Virginia parents appeal to remove a so-called anti-racist policy from school district: ‘Racist at its core’

Virginia parents are continuing to fight back after a school board implemented an “anti-racism” policy in their children’s school district that they say treats children unequally and is “racist at its core.”

Five families in Virginia’s Albemarle County are suing the school board after it passed a wide-reaching anti-racism policy in 2019 for all schools in the district from elementary to high school. In their complaint, the plaintiffs allege the curriculum “indoctrinates children” in Critical Race Theory, and violates their civil rights. The parents say the district will not allow students to opt out of the curriculum.

Alliance Defending Freedom argued on behalf of these “racially and religiously diverse” families at the Court of Appeals in Virginia, Tuesday. The families are appealing a 2022 ruling to dismiss the case. 


“Bigotry cannot be defeated by more bigotry, but the Albemarle County School Board’s policy forces students to judge everyone and everything through the lens of race,” ADF’s suit says. “This violates these parents’ and children’s deeply held religious beliefs about the dignity and humanity of every person. Children should not be forced to say that the color of their skin defines them and their future, and schools should not be hiding their ideological classroom practices from parents.”

Kate Anderson, senior counsel for ADF, described some of the activities students were required to participate in during the pilot program, such as being asked to raise their hands and identify their “privilege” to fellow students.

In another activity, they were asked to write down characteristics of the “oppressor” and “oppressed” classes.

“And so what went in that box were “White, Christian male,” and then they were supposed to metaphorically break that box,” she told Fox News Digital. The attorney said students were also asked to create a vision statement of how they were going to change themselves to become more anti-racist.


“And anti-racist is really code for adopting fully the CRT-based policy that views everyone through the lens of race. And students were instructed in class that if they were silent, that supported the most egregious forms of racism, so that they had to adopt this ideology and incorporate it into their lives and announce that to their classroom in order to be in alignment with the policy,” she added.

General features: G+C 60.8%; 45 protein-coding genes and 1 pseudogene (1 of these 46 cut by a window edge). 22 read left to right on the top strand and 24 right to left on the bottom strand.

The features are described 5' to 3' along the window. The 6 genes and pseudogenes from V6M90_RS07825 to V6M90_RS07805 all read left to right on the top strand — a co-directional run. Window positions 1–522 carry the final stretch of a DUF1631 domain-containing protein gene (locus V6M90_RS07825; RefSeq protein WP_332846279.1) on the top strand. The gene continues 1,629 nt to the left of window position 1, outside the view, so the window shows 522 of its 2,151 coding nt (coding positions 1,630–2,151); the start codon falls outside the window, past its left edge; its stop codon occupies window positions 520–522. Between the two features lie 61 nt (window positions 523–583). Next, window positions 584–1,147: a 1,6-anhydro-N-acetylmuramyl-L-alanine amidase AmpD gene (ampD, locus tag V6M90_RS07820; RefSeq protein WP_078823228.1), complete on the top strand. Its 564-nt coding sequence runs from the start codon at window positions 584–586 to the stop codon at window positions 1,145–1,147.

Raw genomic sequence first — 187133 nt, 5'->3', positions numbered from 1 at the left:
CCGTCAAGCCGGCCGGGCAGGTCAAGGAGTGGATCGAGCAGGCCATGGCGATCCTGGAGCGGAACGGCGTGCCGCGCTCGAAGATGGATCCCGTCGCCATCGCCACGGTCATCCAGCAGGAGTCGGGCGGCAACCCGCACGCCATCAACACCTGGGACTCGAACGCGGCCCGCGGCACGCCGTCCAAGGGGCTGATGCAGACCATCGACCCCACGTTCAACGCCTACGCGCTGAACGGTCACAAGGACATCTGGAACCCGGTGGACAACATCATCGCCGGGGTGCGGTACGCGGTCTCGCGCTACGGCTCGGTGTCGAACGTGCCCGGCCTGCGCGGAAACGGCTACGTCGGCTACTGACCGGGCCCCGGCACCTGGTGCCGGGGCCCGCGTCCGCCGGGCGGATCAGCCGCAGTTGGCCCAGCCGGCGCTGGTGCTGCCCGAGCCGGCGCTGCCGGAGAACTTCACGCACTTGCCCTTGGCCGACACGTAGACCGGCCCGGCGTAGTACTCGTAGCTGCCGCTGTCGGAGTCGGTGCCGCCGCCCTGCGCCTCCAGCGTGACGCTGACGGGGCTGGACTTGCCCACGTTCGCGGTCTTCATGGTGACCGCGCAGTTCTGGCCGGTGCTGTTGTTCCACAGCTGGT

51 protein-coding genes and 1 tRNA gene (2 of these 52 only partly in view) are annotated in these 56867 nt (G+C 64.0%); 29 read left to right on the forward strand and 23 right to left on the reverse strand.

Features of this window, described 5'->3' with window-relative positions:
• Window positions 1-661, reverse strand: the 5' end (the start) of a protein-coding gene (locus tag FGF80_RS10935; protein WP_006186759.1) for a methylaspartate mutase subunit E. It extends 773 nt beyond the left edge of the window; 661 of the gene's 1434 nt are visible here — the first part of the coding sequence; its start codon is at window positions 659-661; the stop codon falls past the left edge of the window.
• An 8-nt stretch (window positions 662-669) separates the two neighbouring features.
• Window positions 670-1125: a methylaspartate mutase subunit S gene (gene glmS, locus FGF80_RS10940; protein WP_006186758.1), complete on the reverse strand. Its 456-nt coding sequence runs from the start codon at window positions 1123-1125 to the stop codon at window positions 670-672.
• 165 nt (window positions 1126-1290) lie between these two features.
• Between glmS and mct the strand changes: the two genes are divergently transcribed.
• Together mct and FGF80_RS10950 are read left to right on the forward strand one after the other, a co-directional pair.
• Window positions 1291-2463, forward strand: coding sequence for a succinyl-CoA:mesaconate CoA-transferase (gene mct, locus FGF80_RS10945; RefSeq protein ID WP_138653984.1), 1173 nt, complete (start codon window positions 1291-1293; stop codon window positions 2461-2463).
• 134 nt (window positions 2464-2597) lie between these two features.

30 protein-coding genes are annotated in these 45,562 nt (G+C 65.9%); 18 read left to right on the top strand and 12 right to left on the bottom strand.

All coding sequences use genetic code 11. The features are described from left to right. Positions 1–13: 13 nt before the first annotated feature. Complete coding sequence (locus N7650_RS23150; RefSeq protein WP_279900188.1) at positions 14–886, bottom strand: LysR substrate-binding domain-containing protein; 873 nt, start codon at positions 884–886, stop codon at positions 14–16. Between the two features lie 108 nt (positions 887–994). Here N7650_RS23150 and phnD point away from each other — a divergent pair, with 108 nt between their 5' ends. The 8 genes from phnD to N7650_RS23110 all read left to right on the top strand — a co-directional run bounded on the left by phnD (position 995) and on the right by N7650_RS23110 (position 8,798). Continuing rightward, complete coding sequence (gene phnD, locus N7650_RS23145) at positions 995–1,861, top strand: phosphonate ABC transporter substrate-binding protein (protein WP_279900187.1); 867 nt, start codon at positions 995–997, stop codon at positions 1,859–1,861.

Plaintiffs provided documents from the program that call comments about a “colorblind or “post-racial society,” or that “it doesn’t matter who you vote for,” examples of racism to avoid. The plaintiffs argued the policy “threatens to silence” dissenters of the curriculum, by implementing “restorative justice” when a student commits an act of racism.

“When school administrators determine a student has committed a racist act, the student will be provided the opportunity to learn about the impact of their actions on others through such practices as restorative justice, mediation, role play or other explicit policies or training resources,” the school policy states.

The Albemarle County School Board denied they were teaching Critical Race Theory, in a past statement. ADF argues the policy does teach the ideology. 


“The policy is labeled an anti-racism policy, but in fact what the policy does is it incorporates critical theory ideology that promotes race-based division and race-based resentment,” ADF lawyer Ryan Bangert previously told Fox News Digital. “It redefines the concept of racism to include having opinions that don’t align with the race-based indoctrination program of the policy and the curriculum. Even worse, it labels dissent from that program as racist.”

The legal group argued the school district was being discriminatory against students and parents who object to these ideologies in the classroom.

“Every student deserves to be treated equally under the law, regardless of race or religion. Public schools can’t impose demeaning stereotypes on students based on these characteristics,” ADF Senior Counsel Vincent Wagner said in a statement. 

“Parents have the fundamental right to know what their kids are being taught in public schools and to protect them from policies and curriculum that compel them to affirm harmful ideologies. We urge the court to take a hard look at the school board’s discriminatory policy,” he added.

Albemarle County School District declined to comment on the pending litigation but reiterated they “strongly support the School Board’s anti-racism policy.”

They referred Fox News Digital to their previous statement made after last year’s court decision in their favor, saying the court “agreed with our position that plaintiffs failed to show concrete harm to students from the (anti-racism) policy’s implementation.”

In a statement on their website, Albemarle County Public Schools said the district “is committed to establishing and sustaining an equitable community that achieves the School Division’s ​equity mission to ​end the predictive value of race and ensure each individual student’s and staff’s success. ​The Albemarle County S​chool Board and School Division reject all forms of racism as destructive to their mission, vision, values and goals.​​​”

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